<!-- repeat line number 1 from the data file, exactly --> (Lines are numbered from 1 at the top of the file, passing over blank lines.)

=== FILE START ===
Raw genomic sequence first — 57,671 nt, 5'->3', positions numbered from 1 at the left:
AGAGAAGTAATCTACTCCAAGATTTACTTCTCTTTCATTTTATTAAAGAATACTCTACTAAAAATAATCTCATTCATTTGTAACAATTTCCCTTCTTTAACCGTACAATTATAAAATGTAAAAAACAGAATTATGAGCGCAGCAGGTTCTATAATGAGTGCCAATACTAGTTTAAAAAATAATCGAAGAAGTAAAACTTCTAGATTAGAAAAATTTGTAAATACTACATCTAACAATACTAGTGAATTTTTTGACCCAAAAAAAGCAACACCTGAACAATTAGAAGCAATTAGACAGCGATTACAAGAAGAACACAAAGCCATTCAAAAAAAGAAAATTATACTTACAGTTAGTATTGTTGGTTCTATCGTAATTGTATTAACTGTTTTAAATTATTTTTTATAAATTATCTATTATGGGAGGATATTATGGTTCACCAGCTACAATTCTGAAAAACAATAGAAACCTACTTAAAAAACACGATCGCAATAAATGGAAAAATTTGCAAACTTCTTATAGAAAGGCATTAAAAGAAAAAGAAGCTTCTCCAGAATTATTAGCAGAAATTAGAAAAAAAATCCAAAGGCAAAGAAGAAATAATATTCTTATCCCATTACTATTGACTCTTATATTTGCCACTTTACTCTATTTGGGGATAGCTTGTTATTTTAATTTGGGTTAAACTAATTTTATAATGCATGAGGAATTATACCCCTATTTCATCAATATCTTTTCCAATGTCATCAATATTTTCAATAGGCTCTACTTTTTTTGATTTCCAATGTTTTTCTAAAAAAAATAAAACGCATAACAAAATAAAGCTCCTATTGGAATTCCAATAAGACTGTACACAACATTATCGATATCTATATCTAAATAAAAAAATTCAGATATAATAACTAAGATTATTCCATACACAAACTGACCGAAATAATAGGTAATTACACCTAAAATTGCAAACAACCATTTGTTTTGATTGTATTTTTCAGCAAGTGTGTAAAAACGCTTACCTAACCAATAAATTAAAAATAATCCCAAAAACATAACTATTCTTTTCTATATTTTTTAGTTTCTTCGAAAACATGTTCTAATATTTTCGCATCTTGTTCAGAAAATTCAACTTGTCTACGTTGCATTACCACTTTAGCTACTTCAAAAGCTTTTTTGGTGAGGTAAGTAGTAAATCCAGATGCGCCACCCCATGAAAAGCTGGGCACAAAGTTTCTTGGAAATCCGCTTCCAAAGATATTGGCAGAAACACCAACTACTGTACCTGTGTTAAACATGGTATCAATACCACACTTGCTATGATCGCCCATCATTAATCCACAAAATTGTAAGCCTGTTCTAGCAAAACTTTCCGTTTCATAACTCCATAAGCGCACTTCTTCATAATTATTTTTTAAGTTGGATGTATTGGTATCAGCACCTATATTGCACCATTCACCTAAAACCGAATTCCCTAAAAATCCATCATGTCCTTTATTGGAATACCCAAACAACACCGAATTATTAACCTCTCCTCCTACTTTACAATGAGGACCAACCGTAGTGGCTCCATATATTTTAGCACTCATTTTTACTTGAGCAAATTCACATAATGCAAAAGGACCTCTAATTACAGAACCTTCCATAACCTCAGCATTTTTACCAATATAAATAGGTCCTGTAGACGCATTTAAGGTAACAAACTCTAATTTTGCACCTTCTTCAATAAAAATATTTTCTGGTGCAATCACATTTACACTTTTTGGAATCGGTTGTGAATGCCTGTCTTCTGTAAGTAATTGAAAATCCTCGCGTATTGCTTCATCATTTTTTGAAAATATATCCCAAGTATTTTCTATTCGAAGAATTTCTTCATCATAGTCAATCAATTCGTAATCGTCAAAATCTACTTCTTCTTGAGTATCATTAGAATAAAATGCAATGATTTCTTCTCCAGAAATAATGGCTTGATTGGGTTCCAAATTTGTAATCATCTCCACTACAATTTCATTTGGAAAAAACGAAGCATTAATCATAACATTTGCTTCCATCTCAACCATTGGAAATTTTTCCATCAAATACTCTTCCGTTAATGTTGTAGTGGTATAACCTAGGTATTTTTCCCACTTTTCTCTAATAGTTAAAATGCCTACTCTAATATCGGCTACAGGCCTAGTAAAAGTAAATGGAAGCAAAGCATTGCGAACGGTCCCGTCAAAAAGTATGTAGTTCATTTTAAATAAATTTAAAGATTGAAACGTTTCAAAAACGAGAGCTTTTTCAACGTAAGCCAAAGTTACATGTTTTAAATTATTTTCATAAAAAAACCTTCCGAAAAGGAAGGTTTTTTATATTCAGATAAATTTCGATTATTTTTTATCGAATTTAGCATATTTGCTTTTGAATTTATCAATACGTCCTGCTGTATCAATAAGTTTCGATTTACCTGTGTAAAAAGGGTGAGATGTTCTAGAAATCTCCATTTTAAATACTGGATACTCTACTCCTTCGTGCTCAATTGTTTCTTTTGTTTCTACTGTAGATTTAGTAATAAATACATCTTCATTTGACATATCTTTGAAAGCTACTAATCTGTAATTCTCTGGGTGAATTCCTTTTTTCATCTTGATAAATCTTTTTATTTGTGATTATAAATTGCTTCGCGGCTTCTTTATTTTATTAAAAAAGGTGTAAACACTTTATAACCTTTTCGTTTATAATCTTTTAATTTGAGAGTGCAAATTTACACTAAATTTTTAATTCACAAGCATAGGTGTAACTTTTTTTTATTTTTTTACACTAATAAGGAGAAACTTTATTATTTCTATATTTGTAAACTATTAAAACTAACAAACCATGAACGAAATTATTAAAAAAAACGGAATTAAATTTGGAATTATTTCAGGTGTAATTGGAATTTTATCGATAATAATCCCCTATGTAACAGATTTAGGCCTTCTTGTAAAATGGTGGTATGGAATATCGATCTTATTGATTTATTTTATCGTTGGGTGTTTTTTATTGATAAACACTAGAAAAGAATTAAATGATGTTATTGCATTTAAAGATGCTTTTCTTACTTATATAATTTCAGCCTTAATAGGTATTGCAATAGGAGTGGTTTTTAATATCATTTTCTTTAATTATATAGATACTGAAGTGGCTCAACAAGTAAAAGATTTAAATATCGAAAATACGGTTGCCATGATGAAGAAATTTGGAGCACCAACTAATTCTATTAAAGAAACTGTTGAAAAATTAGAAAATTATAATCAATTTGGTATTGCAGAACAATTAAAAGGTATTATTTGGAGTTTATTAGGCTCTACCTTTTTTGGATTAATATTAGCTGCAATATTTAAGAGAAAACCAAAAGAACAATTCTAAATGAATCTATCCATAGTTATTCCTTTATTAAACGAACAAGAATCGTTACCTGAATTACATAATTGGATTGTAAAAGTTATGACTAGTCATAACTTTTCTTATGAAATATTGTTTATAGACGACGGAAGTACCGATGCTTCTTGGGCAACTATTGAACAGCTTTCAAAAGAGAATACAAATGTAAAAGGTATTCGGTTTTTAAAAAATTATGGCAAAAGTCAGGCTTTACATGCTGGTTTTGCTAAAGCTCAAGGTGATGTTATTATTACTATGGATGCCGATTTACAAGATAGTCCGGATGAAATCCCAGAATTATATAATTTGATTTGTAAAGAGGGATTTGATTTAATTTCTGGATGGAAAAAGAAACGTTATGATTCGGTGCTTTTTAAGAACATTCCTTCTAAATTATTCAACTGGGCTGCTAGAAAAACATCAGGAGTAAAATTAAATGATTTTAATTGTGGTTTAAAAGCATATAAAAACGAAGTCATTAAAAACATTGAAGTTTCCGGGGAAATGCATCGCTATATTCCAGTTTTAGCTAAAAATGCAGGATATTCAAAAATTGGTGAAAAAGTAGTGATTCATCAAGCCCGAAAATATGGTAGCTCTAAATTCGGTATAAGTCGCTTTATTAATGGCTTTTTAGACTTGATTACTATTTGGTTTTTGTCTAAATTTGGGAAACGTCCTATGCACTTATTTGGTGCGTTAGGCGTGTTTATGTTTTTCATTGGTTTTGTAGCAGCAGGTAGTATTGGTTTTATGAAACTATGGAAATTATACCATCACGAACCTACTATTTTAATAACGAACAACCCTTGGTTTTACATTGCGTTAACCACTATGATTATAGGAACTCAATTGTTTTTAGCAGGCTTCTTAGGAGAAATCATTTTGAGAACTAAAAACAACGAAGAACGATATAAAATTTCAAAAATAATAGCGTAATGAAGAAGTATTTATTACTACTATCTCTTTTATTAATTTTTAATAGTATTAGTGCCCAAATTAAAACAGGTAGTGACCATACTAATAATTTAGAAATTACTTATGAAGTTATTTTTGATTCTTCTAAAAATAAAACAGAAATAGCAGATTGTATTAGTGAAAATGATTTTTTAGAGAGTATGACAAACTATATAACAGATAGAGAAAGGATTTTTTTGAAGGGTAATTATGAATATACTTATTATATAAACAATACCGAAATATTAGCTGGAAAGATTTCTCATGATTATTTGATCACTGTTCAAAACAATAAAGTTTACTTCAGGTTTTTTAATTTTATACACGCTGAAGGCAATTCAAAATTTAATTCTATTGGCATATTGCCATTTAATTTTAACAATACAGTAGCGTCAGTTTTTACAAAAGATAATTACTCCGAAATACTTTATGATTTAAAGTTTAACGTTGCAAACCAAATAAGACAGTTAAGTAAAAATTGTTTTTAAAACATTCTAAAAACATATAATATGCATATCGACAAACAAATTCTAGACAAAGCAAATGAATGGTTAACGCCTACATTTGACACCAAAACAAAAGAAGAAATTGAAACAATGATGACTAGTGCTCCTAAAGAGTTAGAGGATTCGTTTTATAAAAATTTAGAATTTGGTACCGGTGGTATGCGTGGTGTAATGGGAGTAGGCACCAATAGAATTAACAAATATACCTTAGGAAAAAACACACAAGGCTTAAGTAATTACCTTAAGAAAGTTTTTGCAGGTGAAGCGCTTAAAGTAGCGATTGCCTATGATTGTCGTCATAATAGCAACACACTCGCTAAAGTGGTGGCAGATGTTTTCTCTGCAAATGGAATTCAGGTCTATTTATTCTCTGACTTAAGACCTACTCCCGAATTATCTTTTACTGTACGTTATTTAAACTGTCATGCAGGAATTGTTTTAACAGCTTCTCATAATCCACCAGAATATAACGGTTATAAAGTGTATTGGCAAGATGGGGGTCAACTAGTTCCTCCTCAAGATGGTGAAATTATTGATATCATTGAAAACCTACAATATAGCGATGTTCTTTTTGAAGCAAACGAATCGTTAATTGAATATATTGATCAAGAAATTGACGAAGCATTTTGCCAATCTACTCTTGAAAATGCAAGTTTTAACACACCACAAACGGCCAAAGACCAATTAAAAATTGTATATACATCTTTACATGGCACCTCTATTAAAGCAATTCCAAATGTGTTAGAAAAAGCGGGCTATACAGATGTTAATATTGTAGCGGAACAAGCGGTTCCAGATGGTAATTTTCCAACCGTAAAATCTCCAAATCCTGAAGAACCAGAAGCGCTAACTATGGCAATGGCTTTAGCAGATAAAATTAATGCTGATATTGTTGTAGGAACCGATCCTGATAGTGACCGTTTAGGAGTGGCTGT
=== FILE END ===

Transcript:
Raw genomic sequence first — 57,671 nt, 5'->3', positions numbered from 1 at the left: